What should organisations be doing to support and galvanise their Conscious Quitters?

If you start by acknowledging there are talented individuals that you have probably missed, you can begin to action plan how to realise this opportunity. This considerable pool of potential talent could help your organisation progress in gender equity if identified and harnessed. Understanding this segment of workers will help you and your leaders broaden their perspectives when they are identifying talent for development, stretch opportunities and progression.


  1. If you manage a team, regardless of what’s happening in your organisation, remember you have a significant impact on their workplace experience. Conscious Quitters value diversity and inclusion, and you should consider your leadership approach. Read ‘Unlocking Your Leadership Potential’ to understand more about your leadership potential and how to create an inclusive team environment.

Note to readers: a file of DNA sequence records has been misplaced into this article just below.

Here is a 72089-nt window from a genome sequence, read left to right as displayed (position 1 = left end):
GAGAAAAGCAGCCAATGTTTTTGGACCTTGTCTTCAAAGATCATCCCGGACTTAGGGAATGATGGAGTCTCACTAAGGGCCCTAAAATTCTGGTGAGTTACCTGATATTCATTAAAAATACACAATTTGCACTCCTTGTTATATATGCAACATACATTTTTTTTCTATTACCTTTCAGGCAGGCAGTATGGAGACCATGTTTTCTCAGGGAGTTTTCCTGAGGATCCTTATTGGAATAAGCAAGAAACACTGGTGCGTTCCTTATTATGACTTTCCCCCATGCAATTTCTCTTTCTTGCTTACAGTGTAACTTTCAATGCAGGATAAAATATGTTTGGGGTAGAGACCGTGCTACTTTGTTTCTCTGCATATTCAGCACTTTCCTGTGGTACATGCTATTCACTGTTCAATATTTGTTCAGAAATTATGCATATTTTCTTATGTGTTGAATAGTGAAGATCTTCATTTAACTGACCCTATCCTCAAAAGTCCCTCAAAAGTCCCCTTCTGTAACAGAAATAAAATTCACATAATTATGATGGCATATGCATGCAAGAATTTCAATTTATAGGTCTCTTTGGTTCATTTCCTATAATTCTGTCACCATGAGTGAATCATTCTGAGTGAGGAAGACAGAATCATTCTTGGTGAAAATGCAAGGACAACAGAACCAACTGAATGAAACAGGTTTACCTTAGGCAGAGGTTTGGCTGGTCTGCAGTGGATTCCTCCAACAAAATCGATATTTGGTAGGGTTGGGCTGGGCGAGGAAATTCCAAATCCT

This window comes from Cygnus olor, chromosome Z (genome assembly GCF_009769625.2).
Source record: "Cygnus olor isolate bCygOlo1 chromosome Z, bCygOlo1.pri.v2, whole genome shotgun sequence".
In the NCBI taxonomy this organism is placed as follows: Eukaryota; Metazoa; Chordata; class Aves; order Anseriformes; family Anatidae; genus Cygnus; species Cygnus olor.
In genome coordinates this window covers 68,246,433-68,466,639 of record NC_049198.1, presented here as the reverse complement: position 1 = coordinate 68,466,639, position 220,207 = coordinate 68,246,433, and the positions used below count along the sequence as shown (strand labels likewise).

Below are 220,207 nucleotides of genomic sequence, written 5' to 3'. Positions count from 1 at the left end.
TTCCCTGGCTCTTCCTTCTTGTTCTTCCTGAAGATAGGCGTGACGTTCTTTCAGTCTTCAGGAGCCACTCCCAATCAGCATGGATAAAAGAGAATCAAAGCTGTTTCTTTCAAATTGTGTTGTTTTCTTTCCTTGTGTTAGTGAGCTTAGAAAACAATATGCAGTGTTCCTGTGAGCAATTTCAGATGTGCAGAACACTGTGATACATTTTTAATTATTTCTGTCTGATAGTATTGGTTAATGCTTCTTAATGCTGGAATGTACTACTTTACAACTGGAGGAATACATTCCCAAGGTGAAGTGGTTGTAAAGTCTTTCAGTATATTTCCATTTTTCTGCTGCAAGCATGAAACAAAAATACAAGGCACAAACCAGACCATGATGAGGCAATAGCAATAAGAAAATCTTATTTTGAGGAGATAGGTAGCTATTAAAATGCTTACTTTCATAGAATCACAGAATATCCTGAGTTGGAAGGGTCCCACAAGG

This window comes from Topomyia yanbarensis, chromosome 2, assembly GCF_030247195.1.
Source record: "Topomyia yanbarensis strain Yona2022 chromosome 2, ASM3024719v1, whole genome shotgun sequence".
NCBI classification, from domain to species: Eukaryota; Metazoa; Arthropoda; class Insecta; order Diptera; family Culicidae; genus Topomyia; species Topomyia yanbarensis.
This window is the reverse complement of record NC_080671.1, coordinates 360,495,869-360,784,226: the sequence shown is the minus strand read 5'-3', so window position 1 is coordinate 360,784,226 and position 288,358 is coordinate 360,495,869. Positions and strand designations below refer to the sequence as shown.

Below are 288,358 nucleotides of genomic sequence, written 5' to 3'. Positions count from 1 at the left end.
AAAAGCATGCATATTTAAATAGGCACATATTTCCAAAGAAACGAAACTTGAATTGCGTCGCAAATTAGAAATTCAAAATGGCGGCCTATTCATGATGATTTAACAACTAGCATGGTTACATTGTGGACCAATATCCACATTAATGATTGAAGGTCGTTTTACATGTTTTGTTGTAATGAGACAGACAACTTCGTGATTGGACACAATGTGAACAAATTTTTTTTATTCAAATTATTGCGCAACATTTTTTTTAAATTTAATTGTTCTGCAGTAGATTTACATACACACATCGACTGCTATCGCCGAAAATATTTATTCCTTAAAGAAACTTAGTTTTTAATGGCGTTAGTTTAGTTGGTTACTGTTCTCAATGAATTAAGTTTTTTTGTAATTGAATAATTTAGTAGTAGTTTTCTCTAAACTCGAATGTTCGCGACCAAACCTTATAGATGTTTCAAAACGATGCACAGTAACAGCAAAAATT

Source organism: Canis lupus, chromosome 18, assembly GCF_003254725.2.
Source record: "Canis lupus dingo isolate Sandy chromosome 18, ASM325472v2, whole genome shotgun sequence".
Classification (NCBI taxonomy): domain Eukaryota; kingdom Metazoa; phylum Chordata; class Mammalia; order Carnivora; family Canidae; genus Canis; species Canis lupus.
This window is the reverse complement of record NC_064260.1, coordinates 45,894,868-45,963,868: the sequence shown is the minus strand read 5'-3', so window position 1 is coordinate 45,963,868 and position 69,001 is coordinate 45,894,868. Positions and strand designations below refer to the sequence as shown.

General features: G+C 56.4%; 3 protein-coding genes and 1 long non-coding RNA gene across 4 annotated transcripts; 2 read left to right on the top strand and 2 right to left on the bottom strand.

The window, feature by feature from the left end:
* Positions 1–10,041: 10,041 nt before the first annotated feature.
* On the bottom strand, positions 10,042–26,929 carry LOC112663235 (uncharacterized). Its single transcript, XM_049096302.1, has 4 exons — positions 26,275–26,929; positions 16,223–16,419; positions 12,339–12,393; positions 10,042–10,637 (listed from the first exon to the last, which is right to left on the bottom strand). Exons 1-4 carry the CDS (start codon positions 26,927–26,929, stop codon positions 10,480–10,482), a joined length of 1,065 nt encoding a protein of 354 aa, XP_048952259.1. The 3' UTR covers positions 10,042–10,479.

2. DEI, talent and HR people will understand that this group of talent makes up a significant proportion of an organisation’s current workforce, as well as the bright talent they hope to recruit from the next generation. Organisations prioritising ESG will improve retention and employee satisfaction and attract new talent. Many of these issues maybe outside of your current remit, but you can begin with a focus on building inclusive and psychologically safe environments so that this pool can feel a sense of belonging. Read ECC’s resources on how to develop inclusive leaders.
  3. If you are ready to take the next step and embed a plan for positive change for your organisation then download ECC’s free Gender Assessment Planner. This evidence-based assessment tool will help organisations to develop and implement a tailored plan for progress in gender parity.